In the growing renewables industry, developers will have to increase their head count by hiring from other sectors, according to Louise Christensen, BayWa r.e.'s global employer branding manager.

"We're not dead [set] against people who have no experience in our industry," Christensen said in an interview. "Of course, we need to train them so that they are able to do their job, but often they come with different sets of ideas that we haven't had before."

In the U.S., much of the potential for renewables deployment is in areas where fossil fuel industries are fading and workers with compatible skills are becoming available, such as sun-rich Texas and windy North Dakota, according to the Brookings Institution. "The clean energy transition offers a grand opportunity to retrain local workers and repurpose the industrial infrastructure in these communities," analysts at the think tank said in a February 2021 report.

There are exceptions to this overlap, however. Energy workers in regions without clean energy booms, such as parts of Kentucky, Minnesota and West Virginia, will require more targeted assistance to find new careers and transfer their skills, the analysts said

To address these issues, Sen. Tammy Baldwin, D-Wis., and several other Democrats introduced the American Energy Worker Opportunity Act in July 2021, focusing on supporting and upskilling coal miners. While welcomed by workers' unions, the bill has yet to advance in the Senate.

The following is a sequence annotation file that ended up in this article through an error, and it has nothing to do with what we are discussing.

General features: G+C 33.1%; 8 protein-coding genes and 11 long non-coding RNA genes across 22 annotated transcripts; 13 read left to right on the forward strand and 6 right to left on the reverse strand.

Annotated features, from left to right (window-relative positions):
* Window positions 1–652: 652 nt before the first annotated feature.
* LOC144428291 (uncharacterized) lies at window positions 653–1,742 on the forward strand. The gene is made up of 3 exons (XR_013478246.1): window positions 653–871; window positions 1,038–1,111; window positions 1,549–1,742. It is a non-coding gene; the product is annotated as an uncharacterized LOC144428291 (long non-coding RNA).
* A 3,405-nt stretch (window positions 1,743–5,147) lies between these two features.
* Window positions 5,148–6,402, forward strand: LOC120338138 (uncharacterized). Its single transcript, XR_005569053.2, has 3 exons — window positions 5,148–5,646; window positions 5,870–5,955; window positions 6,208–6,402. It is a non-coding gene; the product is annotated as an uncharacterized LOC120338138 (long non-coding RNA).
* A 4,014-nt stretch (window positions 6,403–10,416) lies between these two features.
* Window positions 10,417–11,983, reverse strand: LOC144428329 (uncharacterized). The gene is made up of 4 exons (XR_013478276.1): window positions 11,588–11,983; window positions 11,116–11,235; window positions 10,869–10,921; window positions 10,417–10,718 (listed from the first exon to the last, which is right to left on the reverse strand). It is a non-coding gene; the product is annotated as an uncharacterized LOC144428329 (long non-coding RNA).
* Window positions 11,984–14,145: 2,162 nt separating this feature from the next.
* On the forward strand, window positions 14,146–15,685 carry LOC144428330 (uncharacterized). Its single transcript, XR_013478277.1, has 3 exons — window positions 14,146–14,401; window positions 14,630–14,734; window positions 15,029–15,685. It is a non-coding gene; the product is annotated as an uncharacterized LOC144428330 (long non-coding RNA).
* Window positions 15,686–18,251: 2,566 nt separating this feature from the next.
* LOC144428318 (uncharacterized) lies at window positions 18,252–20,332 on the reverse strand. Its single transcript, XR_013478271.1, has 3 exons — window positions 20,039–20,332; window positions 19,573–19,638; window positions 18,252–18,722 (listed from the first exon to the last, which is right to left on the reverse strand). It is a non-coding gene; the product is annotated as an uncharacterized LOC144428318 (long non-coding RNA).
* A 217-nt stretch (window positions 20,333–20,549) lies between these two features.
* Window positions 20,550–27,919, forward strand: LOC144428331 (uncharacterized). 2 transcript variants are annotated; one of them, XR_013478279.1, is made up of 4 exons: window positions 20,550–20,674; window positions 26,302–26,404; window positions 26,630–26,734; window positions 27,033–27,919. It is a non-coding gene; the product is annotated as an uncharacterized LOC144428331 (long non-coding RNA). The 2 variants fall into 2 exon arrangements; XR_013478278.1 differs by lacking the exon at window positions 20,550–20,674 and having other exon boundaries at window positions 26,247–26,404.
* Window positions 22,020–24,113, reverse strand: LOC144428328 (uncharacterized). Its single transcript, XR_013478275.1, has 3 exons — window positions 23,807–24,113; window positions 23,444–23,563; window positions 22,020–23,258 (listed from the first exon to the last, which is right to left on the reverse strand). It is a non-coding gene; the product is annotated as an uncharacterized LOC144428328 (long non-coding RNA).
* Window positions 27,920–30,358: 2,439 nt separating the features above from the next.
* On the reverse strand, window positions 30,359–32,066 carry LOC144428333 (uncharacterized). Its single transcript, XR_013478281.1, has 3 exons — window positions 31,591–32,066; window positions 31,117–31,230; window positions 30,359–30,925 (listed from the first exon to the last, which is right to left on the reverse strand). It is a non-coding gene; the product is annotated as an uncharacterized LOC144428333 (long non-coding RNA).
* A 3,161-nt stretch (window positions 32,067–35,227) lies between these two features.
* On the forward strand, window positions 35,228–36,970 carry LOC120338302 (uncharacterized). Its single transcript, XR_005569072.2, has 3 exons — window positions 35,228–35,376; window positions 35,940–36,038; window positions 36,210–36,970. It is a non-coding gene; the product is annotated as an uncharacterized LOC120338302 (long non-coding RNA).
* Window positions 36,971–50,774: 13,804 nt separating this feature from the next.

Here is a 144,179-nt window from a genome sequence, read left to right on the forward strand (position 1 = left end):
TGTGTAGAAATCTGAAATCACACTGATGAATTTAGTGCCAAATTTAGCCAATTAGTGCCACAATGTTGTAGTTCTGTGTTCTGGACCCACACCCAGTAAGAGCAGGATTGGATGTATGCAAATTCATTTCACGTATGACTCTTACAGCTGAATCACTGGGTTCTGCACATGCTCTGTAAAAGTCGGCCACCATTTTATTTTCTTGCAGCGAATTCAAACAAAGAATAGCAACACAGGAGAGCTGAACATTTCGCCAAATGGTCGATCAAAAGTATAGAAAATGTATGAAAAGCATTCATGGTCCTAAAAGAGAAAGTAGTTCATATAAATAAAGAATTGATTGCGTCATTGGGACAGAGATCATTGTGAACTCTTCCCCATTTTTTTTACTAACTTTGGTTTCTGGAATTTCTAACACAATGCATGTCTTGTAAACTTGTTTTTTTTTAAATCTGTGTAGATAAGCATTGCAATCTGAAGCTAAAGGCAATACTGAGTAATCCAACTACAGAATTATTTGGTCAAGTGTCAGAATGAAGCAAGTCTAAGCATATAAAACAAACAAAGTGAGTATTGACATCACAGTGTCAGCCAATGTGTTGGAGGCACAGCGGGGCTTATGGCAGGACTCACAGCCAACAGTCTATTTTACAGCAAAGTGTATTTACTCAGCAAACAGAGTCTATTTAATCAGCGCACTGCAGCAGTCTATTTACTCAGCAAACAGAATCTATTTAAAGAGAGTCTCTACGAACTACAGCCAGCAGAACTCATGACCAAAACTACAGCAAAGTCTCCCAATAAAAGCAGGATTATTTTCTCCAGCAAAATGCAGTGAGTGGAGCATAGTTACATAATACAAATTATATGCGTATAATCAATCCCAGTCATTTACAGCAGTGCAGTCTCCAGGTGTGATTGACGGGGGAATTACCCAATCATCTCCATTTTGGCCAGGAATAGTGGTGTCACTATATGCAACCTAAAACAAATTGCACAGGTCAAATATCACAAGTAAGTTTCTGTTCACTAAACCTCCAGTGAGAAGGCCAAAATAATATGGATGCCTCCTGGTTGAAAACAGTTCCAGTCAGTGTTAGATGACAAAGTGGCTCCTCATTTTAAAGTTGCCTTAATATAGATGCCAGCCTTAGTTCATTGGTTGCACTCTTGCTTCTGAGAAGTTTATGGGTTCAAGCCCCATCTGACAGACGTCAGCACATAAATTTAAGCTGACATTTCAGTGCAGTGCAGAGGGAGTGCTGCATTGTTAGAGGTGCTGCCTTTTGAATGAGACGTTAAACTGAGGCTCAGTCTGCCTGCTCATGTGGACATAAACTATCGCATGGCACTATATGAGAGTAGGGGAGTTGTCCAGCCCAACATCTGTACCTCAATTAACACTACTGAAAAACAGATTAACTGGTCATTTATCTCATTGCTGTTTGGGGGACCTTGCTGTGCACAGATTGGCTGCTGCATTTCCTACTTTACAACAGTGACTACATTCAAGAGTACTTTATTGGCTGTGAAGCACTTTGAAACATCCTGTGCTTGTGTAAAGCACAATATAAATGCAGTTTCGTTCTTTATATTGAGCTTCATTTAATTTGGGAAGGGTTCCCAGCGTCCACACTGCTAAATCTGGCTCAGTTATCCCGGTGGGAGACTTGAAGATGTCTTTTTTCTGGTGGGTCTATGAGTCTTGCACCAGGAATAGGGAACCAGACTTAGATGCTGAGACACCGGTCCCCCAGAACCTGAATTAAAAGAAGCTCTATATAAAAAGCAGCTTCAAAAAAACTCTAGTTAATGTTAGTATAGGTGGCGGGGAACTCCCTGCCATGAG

Many coal miners, being electricians or skilled equipment operators, have skills that overlap with clean power careers, said Brandon Dennison, CEO and founder of workforce development organization Coalfield Development. Retraining policies in Appalachia, though, often miss key points, Dennison said.

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"If you want to trigger eye rolls and frustration in a coal community meeting, just saying something like, 'It's OK, the government is going to help retrain you.' We've been told this a thousand times, and it just keeps not working out," Dennison said. One obstacle is a lack of pay during training. "They can't put their lives on hold and stop paying bills while they get retrained."

In Europe, some workers' groups see insufficient political will for reskilling. "In our view, this is the Achilles' heel of the just transition," said Judith Kirton-Darling, secretary-general of IndustriALL, the European trade union representing energy workers.